You may have heard that it’s time to abandon ISDN in favor of something called SIP trunking, but found yourself wondering why ISDN is out and what SIP trunking actually is.
You’re not the only one, so let’s explain: in short, rather than have the Internet and a phone line next to each other (ISDN), you’re getting rid of the phone line and putting your phones onto the Web (SIP trunking). If you think about it for a minute you’ll realize what a huge deal this is and how it can revolutionize communications if implemented. Setting up SIP trunking is easy, though not always cheap, so let’s take a minute to go over some of the advantages of switching over.
First of all you will no longer be bound by a set amount of connections to either telephone lines or the Internet. Where ISDN basically meant adding more physical cables (and all the trouble associated with installing those) every time you added workstations with Web access and a phone line, now all you need to do is set the right permissions in a central control system. The only limitation is the available bandwidth, a problem that is easily solved with a single call to your ISP. The sky is the limit when using SIP trunking and you’re planning for growth when you adopt it.
- Pervasive, more efficient communications
As you are no longer bound by actual phone lines, you and your staff can work anywhere and you’ll never miss a call again. Calls are easily routed to a neighbor’s workstation or even to the right person, but in a different place. Callers won’t have to wait as long either as their call is patched through again and again but will go straight where it needs to go quickly and imperceptibly. It offers customers a better experience and makes life easier for you in several respects.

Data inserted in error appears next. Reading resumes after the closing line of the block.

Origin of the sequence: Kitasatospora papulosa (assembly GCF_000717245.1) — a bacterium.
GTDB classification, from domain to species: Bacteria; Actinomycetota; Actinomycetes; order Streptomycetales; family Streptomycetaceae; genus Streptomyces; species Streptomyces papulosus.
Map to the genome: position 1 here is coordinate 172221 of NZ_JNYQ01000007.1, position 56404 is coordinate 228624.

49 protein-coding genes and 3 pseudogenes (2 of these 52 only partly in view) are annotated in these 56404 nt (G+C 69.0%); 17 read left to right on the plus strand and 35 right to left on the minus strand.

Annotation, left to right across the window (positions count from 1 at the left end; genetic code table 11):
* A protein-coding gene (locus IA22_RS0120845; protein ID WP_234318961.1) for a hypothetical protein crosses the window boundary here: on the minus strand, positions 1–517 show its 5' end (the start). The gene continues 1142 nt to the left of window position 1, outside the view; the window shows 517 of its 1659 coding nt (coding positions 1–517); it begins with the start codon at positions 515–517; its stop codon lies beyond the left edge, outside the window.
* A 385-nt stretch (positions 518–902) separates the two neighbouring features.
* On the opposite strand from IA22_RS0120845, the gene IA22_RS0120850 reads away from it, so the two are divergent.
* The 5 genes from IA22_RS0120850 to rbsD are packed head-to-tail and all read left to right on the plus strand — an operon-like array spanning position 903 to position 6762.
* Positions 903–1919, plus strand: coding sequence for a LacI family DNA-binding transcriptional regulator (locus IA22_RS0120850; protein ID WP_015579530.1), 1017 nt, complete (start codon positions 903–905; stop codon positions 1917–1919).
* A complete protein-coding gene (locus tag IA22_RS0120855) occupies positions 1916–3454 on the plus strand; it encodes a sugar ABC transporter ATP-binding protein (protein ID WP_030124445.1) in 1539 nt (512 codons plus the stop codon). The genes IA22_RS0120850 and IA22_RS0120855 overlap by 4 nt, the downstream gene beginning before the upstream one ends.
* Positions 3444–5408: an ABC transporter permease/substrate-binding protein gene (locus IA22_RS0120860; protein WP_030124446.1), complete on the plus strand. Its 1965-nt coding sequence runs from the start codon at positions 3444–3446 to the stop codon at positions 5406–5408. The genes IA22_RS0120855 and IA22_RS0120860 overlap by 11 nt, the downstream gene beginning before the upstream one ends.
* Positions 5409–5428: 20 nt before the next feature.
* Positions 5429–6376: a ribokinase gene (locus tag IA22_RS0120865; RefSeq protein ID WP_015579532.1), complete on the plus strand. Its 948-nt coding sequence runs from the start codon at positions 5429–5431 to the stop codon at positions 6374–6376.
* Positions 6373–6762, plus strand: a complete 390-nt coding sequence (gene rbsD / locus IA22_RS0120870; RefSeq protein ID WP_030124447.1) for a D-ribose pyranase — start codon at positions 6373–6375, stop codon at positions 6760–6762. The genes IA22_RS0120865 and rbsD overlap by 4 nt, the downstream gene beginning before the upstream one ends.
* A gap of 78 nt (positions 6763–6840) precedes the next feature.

SIP trunking also means greater reliability of communications: though phone lines rarely drop out, when they’re occupied, they’re occupied and your customers are getting a busy tone. With SIP trunking this won’t happen anymore, even though it’s on the slightly less reliable Internet rather than a hard land line. You are, however, guaranteed almost 100 percent availability as the Web makes it easier to set up back-up systems than ISDN, ensuring that even when things go dark you’re still available and ready to do business.
Having SIP trunking installed over ISDN is not always going to be cheap, though costs may vary according to your situation, but if your motto is “spend a buck to make a buck” you are set: you are guaranteed a generous return on investment. Changing over can save you anywhere between 40 to 60 percent, depending on how much use you’re making of your ISDN connection and the subscription you have, besides all the other benefits.